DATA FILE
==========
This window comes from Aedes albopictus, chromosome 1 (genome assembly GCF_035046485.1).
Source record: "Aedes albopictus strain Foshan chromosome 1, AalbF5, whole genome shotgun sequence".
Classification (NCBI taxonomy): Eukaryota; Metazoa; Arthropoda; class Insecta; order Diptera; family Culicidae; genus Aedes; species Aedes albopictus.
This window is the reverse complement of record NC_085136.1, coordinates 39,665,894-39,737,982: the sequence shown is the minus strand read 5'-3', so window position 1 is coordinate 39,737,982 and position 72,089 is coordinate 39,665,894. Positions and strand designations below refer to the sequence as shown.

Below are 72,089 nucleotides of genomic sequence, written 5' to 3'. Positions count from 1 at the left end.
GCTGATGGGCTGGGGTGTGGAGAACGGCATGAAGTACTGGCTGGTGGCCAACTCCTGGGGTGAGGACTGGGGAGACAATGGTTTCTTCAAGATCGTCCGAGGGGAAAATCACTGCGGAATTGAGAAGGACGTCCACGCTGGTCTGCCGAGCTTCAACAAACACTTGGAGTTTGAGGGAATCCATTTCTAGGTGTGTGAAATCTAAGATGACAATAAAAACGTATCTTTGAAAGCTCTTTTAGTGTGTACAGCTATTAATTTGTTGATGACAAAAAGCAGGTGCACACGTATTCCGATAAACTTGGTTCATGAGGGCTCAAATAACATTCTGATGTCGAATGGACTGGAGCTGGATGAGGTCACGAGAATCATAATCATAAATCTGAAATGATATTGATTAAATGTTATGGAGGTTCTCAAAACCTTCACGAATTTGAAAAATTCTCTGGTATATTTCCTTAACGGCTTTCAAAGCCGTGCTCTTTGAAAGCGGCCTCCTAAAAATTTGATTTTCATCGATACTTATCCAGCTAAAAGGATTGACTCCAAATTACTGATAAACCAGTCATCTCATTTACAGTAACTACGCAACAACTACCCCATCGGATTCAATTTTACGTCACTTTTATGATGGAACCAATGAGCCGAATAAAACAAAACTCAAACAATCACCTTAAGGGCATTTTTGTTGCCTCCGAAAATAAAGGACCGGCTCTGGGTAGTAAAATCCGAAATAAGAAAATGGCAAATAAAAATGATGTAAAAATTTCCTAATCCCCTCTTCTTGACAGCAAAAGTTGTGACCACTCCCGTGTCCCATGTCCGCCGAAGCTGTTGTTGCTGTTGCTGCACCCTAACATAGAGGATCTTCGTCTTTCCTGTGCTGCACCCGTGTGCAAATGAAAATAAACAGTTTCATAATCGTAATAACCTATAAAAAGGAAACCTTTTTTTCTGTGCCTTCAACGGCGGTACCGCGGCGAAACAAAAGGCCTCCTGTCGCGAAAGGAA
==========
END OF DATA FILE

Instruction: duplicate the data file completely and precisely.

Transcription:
This window comes from Aedes albopictus, chromosome 1 (genome assembly GCF_035046485.1).
Source record: "Aedes albopictus strain Foshan chromosome 1, AalbF5, whole genome shotgun sequence".
Classification (NCBI taxonomy): Eukaryota; Metazoa; Arthropoda; class Insecta; order Diptera; family Culicidae; genus Aedes; species Aedes albopictus.
This window is the reverse complement of record NC_085136.1, coordinates 39,665,894-39,737,982: the sequence shown is the minus strand read 5'-3', so window position 1 is coordinate 39,737,982 and position 72,089 is coordinate 39,665,894. Positions and strand designations below refer to the sequence as shown.

Below are 72,089 nucleotides of genomic sequence, written 5' to 3'. Positions count from 1 at the left end.
GCTGATGGGCTGGGGTGTGGAGAACGGCATGAAGTACTGGCTGGTGGCCAACTCCTGGGGTGAGGACTGGGGAGACAATGGTTTCTTCAAGATCGTCCGAGGGGAAAATCACTGCGGAATTGAGAAGGACGTCCACGCTGGTCTGCCGAGCTTCAACAAACACTTGGAGTTTGAGGGAATCCATTTCTAGGTGTGTGAAATCTAAGATGACAATAAAAACGTATCTTTGAAAGCTCTTTTAGTGTGTACAGCTATTAATTTGTTGATGACAAAAAGCAGGTGCACACGTATTCCGATAAACTTGGTTCATGAGGGCTCAAATAACATTCTGATGTCGAATGGACTGGAGCTGGATGAGGTCACGAGAATCATAATCATAAATCTGAAATGATATTGATTAAATGTTATGGAGGTTCTCAAAACCTTCACGAATTTGAAAAATTCTCTGGTATATTTCCTTAACGGCTTTCAAAGCCGTGCTCTTTGAAAGCGGCCTCCTAAAAATTTGATTTTCATCGATACTTATCCAGCTAAAAGGATTGACTCCAAATTACTGATAAACCAGTCATCTCATTTACAGTAACTACGCAACAACTACCCCATCGGATTCAATTTTACGTCACTTTTATGATGGAACCAATGAGCCGAATAAAACAAAACTCAAACAATCACCTTAAGGGCATTTTTGTTGCCTCCGAAAATAAAGGACCGGCTCTGGGTAGTAAAATCCGAAATAAGAAAATGGCAAATAAAAATGATGTAAAAATTTCCTAATCCCCTCTTCTTGACAGCAAAAGTTGTGACCACTCCCGTGTCCCATGTCCGCCGAAGCTGTTGTTGCTGTTGCTGCACCCTAACATAGAGGATCTTCGTCTTTCCTGTGCTGCACCCGTGTGCAAATGAAAATAAACAGTTTCATAATCGTAATAACCTATAAAAAGGAAACCTTTTTTTCTGTGCCTTCAACGGCGGTACCGCGGCGAAACAAAAGGCCTCCTGTCGCGAAAGGAA